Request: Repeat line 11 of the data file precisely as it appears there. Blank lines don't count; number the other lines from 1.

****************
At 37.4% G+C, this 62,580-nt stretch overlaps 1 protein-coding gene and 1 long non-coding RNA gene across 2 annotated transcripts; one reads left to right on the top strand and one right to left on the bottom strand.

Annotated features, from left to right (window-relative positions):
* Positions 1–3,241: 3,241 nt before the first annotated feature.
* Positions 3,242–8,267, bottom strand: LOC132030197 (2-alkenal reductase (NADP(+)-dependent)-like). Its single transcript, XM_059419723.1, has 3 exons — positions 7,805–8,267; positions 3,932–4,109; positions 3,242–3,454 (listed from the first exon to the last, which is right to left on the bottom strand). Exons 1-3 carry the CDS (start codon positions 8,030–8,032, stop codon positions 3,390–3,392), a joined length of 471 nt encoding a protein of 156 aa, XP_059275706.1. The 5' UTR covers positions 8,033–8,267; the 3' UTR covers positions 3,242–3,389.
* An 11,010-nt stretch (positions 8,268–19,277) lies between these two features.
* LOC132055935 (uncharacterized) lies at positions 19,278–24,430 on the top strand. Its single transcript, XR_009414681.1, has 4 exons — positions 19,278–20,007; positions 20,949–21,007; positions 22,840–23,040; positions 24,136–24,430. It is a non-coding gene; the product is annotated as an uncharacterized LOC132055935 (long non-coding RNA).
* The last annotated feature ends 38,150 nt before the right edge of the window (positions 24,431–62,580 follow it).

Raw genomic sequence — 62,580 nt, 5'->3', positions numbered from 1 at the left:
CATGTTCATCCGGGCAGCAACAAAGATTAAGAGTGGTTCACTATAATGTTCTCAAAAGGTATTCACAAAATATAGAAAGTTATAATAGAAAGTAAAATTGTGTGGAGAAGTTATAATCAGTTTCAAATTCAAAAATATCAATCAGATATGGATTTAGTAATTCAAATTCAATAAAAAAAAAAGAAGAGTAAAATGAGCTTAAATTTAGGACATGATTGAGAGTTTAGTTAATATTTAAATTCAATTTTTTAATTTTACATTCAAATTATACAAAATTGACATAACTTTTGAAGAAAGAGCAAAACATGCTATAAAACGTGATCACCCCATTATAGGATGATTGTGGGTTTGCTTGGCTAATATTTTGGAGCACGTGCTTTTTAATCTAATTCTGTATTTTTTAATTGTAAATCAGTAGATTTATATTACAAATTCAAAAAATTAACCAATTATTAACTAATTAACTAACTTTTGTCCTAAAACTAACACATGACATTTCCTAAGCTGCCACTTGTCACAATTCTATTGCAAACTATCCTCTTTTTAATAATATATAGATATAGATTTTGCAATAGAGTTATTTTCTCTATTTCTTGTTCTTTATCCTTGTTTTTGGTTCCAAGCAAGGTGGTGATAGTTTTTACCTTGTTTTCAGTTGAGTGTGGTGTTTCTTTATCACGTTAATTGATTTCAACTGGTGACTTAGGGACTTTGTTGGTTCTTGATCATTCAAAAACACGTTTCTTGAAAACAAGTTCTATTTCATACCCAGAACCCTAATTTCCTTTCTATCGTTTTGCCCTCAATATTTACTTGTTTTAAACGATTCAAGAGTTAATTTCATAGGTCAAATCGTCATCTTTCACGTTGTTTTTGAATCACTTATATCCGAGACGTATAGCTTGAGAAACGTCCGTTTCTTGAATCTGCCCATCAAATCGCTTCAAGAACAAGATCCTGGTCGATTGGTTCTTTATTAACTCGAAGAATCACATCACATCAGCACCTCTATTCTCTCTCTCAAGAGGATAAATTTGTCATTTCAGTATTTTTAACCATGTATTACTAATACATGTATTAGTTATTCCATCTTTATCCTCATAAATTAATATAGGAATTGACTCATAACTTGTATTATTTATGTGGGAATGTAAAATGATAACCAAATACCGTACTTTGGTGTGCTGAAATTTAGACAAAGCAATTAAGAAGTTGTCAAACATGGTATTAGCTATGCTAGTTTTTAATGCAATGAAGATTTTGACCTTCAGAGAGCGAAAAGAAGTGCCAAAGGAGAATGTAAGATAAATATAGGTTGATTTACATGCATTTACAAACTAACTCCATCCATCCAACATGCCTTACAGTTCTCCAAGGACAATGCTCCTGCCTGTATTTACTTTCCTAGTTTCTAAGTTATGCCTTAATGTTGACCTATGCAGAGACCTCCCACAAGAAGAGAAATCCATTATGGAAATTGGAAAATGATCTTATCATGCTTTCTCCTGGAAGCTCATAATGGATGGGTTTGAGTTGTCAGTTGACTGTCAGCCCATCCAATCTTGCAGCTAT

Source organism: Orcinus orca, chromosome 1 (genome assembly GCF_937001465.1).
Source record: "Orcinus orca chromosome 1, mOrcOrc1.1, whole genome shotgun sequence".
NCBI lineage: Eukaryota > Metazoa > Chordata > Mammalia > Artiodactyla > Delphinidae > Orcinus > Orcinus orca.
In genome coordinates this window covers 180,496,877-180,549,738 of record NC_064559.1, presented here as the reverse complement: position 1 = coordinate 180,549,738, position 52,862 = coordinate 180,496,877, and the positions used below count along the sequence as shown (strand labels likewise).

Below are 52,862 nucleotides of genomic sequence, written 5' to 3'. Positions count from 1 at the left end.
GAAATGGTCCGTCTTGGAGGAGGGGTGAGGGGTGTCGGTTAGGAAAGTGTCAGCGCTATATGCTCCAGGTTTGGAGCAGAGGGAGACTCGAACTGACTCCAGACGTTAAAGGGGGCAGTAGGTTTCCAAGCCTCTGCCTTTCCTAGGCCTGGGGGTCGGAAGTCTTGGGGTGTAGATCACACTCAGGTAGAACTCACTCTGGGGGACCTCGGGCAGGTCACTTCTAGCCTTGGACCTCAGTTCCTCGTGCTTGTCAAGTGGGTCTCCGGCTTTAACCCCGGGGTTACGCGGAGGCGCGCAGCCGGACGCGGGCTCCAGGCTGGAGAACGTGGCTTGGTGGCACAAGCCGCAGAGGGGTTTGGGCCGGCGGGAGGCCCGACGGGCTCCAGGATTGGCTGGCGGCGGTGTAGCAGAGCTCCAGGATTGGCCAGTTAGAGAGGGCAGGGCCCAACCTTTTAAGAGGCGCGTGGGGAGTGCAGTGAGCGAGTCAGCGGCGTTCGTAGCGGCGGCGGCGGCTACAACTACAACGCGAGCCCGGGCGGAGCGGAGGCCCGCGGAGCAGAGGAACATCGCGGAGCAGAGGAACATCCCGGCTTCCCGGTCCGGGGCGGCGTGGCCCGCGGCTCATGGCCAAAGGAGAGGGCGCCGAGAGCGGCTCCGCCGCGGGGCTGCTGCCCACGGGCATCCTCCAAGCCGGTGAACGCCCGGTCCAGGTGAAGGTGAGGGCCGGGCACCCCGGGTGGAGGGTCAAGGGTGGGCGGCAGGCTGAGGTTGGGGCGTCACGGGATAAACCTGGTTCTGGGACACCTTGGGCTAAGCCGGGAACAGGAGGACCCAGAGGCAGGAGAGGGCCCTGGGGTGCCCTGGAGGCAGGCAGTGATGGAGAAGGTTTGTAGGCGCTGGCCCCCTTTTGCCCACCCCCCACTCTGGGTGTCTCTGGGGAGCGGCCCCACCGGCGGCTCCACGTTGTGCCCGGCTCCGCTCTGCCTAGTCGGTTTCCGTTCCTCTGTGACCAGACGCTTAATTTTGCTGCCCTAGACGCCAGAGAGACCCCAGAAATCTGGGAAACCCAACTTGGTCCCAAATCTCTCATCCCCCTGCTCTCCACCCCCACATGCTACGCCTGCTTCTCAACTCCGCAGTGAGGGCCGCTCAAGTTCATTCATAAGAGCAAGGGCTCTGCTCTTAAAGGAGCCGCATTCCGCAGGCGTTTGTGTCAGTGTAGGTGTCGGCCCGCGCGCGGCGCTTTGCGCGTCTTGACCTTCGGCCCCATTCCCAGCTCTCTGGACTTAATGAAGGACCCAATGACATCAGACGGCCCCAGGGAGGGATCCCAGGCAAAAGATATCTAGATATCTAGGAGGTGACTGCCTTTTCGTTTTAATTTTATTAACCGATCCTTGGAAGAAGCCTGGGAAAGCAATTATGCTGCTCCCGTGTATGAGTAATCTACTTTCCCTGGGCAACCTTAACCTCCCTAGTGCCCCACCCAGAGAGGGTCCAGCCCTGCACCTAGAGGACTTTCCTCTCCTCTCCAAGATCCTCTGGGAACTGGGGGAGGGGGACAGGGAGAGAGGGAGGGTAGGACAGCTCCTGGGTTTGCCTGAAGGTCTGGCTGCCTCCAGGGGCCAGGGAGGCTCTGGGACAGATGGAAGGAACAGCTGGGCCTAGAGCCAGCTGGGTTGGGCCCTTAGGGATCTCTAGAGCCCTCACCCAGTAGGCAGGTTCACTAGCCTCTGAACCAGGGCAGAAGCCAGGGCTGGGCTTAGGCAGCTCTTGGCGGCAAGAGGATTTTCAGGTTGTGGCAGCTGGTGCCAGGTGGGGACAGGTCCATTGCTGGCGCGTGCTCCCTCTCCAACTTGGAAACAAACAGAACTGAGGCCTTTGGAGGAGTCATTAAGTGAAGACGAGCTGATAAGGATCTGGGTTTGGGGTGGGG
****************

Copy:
Source record: "Orcinus orca chromosome 1, mOrcOrc1.1, whole genome shotgun sequence".